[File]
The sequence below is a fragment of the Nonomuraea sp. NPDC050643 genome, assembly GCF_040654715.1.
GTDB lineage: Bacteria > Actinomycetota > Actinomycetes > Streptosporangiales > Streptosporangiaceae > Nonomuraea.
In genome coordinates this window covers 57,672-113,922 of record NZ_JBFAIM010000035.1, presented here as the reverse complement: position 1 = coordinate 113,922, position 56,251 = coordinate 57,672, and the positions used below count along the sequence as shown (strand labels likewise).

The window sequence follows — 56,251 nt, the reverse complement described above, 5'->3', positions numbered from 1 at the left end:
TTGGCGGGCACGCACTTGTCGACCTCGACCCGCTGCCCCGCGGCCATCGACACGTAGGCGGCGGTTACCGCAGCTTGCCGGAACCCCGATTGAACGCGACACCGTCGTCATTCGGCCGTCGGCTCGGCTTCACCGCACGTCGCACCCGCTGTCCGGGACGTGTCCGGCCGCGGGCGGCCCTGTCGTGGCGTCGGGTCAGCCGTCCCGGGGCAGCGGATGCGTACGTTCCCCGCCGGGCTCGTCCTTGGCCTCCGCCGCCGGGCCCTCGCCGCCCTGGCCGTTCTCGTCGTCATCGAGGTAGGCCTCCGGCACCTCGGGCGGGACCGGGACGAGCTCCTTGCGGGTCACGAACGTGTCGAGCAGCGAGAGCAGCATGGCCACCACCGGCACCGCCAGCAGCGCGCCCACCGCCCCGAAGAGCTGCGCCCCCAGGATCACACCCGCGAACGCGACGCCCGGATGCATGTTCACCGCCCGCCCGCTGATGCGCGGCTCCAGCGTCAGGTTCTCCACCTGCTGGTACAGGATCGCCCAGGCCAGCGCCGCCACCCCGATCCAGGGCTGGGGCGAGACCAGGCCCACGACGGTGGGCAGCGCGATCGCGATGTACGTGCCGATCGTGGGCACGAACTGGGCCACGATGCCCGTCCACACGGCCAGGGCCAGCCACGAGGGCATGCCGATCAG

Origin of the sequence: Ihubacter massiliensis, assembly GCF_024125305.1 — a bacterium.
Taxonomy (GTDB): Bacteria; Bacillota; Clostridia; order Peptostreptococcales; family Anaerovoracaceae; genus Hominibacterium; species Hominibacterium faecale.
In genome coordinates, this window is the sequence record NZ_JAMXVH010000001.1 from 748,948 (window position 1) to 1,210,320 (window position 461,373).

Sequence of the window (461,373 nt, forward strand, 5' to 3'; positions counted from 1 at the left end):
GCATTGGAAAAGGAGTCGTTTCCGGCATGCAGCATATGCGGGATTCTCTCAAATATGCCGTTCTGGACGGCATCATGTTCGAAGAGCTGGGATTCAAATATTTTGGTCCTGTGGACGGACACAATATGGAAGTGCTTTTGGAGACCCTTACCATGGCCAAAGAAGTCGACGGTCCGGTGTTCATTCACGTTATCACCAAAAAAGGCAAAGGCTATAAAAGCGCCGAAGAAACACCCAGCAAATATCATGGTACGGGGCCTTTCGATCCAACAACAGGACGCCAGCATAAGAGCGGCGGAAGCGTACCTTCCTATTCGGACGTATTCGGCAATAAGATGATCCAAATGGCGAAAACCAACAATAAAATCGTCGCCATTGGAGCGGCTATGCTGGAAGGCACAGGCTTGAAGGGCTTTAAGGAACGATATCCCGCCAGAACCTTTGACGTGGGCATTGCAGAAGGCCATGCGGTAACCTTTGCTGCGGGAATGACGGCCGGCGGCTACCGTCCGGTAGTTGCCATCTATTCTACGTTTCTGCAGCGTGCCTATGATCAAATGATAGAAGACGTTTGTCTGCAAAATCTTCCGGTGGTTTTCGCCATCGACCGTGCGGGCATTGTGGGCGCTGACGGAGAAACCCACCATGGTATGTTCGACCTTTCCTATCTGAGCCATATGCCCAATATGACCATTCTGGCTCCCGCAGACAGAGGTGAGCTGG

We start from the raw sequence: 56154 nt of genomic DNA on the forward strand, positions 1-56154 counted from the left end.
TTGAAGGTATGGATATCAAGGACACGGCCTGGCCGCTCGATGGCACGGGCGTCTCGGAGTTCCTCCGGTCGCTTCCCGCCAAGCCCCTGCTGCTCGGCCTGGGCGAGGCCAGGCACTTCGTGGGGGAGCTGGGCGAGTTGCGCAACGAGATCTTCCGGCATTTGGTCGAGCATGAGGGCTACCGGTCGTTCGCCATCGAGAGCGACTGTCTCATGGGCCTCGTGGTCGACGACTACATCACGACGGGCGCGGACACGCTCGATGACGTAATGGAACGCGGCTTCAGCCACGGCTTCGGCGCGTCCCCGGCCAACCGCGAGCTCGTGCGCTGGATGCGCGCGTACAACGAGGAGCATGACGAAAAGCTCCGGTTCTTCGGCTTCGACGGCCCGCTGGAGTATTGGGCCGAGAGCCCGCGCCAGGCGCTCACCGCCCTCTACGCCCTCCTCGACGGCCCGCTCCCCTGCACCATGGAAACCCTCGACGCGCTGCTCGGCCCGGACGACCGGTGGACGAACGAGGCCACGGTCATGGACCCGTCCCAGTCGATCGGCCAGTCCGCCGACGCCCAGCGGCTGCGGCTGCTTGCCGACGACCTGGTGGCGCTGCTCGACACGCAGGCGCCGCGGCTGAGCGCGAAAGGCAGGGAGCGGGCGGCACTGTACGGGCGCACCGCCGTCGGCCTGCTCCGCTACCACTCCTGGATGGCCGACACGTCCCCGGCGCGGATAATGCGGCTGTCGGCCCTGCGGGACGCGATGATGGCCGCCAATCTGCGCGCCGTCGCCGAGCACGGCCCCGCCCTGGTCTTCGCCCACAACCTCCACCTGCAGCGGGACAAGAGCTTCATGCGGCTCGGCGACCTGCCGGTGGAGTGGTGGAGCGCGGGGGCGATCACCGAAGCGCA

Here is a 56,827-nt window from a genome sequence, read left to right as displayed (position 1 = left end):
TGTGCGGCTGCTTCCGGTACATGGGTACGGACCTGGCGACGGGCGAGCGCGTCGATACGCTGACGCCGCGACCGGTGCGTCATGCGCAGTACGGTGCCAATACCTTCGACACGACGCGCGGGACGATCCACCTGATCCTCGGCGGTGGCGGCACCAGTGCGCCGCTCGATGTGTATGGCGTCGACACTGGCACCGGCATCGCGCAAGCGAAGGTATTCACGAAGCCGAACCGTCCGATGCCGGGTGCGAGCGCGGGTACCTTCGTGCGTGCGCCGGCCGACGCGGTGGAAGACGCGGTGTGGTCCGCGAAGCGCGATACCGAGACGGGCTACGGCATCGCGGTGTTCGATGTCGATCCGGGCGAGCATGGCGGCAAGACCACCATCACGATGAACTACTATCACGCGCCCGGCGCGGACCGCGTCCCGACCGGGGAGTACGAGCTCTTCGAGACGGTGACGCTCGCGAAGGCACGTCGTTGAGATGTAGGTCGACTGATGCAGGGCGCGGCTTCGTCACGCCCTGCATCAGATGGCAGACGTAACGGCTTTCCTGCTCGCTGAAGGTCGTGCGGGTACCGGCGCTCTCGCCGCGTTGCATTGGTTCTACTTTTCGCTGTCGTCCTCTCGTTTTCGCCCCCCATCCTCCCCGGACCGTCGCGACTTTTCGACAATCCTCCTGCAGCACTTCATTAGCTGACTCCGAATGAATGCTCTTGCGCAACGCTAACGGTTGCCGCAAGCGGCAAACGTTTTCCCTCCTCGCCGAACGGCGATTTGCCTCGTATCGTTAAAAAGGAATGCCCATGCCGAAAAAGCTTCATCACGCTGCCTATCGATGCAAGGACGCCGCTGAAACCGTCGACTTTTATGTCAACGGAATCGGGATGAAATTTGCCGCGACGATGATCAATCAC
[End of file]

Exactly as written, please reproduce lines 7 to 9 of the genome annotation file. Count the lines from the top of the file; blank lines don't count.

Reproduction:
Taxonomy (GTDB): Bacteria; Bacillota; Clostridia; order Peptostreptococcales; family Anaerovoracaceae; genus Hominibacterium; species Hominibacterium faecale.
In genome coordinates, this window is the sequence record NZ_JAMXVH010000001.1 from 748,948 (window position 1) to 1,210,320 (window position 461,373).

Sequence of the window (461,373 nt, forward strand, 5' to 3'; positions counted from 1 at the left end):